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Coronavirus Sweden: Stockholm may be shut down as cases spike

Sweden is considering cutting off Stockholm from the rest of the country after a spike of coronavirus deaths in the city. 

The country reported 66 coronavirus deaths Thursday, up 60 per cent from the 41 reported the same time Wednesday and with more than half of the total having occurred in the capital.

Meanwhile cases rose by 534 from 2,272 to 2,806 – a rise of 23 per cent which is in line with the exponential growth curve seen in other European nations, meaning cases have roughly doubled every three days.

Sweden has so-far resisted following other European countries – including neighbours Norway and Denmark – into full lockdowns, but the latest figures have spooked politicians into a re-think.

Stockholm has accounted for 41 of the deaths from coronavirus so far in Sweden, with a rise of 18 overnight – the largest of the outbreak so far.

The capital also has the highest concentration of cases anywhere in the country, with 1,216 people infected.

Now there are concerns that people living in the city could spread it to previously-unaffected parts of the countryside as they visit holiday homes during the Easter break, Aftonbladet reports.

As a result, ministers are drawing up plans to isolate Stockholm from the rest of the country to try and contain the spread.

However, state epidemiologist Anders Tegnell advised these are only plans and stressed ‘we are not there yet.’

It marks a dramatic shift from where Sweden was just 24 hours ago – with schools and bars open, and people being encouraged to go outside for fresh air. 

Prime Minister Stefan Lofven, in a televised speech on Sunday, urged people to ‘take responsibility’ and follow the government’s recommendations.

Those include working from home if you can, staying home if you feel sick, practice social distancing, and stay home if you belong to a risk group or are over the age of 70.

Gatherings of more than 500 people have been banned – compared to more than two people in Britain and Germany – and the government has advised secondary schools and universities to close their facilities and conduct classes online.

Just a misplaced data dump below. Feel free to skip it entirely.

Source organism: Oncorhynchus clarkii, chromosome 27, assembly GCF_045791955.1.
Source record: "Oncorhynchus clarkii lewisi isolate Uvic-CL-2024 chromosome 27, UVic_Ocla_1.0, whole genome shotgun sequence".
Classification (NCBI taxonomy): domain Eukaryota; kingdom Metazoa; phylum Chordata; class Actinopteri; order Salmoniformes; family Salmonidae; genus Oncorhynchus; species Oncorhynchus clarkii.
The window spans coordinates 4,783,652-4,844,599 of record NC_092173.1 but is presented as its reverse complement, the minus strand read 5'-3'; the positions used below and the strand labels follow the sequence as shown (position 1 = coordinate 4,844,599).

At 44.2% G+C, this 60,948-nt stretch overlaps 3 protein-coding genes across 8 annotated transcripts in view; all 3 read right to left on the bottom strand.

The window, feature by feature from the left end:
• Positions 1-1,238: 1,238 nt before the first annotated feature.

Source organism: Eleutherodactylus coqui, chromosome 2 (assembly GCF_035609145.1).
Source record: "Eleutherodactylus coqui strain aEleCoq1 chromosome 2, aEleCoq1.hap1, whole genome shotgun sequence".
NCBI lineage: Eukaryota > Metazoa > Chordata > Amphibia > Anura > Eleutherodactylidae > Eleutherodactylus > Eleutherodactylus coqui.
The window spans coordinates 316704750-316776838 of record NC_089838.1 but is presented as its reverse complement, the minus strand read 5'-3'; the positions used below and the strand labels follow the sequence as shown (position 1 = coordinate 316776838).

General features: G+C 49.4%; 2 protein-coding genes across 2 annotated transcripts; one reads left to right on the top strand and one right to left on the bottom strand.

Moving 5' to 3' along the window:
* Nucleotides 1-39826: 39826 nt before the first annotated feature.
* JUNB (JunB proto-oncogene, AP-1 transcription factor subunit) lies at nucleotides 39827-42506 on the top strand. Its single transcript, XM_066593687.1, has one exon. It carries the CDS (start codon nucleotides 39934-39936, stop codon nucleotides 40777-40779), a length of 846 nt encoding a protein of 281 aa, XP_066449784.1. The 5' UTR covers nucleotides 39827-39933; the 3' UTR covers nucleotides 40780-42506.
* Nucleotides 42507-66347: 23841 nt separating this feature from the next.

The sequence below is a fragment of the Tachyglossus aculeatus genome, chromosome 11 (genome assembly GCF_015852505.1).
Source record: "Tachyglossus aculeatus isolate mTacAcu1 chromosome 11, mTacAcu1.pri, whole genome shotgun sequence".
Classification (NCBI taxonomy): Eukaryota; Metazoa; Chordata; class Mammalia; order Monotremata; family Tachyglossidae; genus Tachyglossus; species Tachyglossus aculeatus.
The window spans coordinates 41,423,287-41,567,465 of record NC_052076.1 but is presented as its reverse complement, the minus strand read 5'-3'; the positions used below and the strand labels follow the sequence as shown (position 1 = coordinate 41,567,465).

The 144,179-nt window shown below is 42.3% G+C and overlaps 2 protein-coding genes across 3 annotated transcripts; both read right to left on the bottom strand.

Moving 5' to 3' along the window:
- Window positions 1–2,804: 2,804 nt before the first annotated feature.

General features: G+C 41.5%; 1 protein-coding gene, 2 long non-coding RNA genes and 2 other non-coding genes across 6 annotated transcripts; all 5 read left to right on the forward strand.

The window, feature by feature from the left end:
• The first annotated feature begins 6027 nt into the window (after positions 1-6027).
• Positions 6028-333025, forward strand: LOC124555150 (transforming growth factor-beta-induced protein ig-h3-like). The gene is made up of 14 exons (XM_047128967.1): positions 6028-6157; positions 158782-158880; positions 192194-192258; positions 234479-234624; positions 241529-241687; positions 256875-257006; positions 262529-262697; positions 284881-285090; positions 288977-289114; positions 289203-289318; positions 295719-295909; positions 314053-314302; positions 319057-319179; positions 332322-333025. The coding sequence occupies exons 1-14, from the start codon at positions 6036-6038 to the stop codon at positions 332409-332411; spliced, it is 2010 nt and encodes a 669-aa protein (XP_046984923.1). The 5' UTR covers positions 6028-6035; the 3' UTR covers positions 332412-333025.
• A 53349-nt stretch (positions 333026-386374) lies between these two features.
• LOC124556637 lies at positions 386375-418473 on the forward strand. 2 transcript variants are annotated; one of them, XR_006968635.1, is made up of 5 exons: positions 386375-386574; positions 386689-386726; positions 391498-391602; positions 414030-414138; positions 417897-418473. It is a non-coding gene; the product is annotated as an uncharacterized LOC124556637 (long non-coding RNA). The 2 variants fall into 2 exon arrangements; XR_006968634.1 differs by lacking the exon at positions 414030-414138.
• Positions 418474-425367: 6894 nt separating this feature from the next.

Cases of people infected with coronavirus in the UK stands at 8,078 with 422 dead. 

In Spain, there are 47,610 people infected and some 3,434 dead. 

Whereas in Germany there are 33,954 people infected and 171 dead.   

On Tuesday, the Swedish government announced that restaurants and bars would only be allowed to provide table service to avoid crowding, but stopped short of actually closing them.

Health authorities also urged people to reconsider trips to visit relatives over Easter.

But for many, life is carrying on close to normal.

Bars and restaurants were full at the weekend, and Stockholm’s city buses have been jam-packed at rush hour despite the social distancing recommendations.

In contrast, neighbouring Norway two weeks ago rolled out the ‘most intrusive measures’ seen in peacetime, including banning sports and cultural events, and shutting down schools and businesses.

Sweden’s parliament has so far simply fast-tracked a bill allowing for the closure of primary and pre-schools – if deemed necessary.

However, in line with the rest with the rest of the European Union, Sweden has shut its borders to non-necessary travel.

Grilled by media about their apparently relaxed response to the pandemic, Swedish politicians respond that the government will take its cue from experts at the country’s Public Health Agency.

The agency has yet to call for stricter measures, arguing that the elderly should stay home, not children.

‘As soon as the Public Health Agency requests that the government make a decision, we will do it this quickly,’ Health Minister Lena Hallengren, snapping her fingers, said earlier this month.

But not everybody shares the government’s faith in the agency, with some accusing it of putting lives at risk.

This has led to a stream of vitriol on social media directed at the agency and its main spokesperson, state epidemiologist Anders Tegnell.

The amount of hateful comments became so overwhelming that the agency’s director, Johan Carlson, felt compelled to defend Tegnell, saying: ‘I think it’s close to unworthy, what he has been subjected to’.

The mounting pressure has not changed the authorities’ stance that draconian measures are not effective enough to justify their impact on society.

On Monday, Sweden’s former state epidemiologist and current advisor to the World Health Organization (WHO), Johan Giesecke, encouraged Swedes to go out and enjoy the spring sun.

‘Bring a friend and walk a metre apart. Don’t hug your neighbour. Bring a thermos and sit on a park bench. It’s bad for your health to sit at home too,’ Giesecke told broadcaster SVT’s morning show.

Right or wrong, Sweden does not seem to have a worse virus problem than its neighbours, according to the numbers of declared cases.

Today, Sweden reported 2,299 confirmed cases of the new coronavirus, while Norway and Denmark – which each have around half the population of Sweden – reported 2,566 and 1,577 cases, respectively.

All Scandinavian countries are however believed to have a big number of unknown cases as testing is only being done on patients with severe symptoms.

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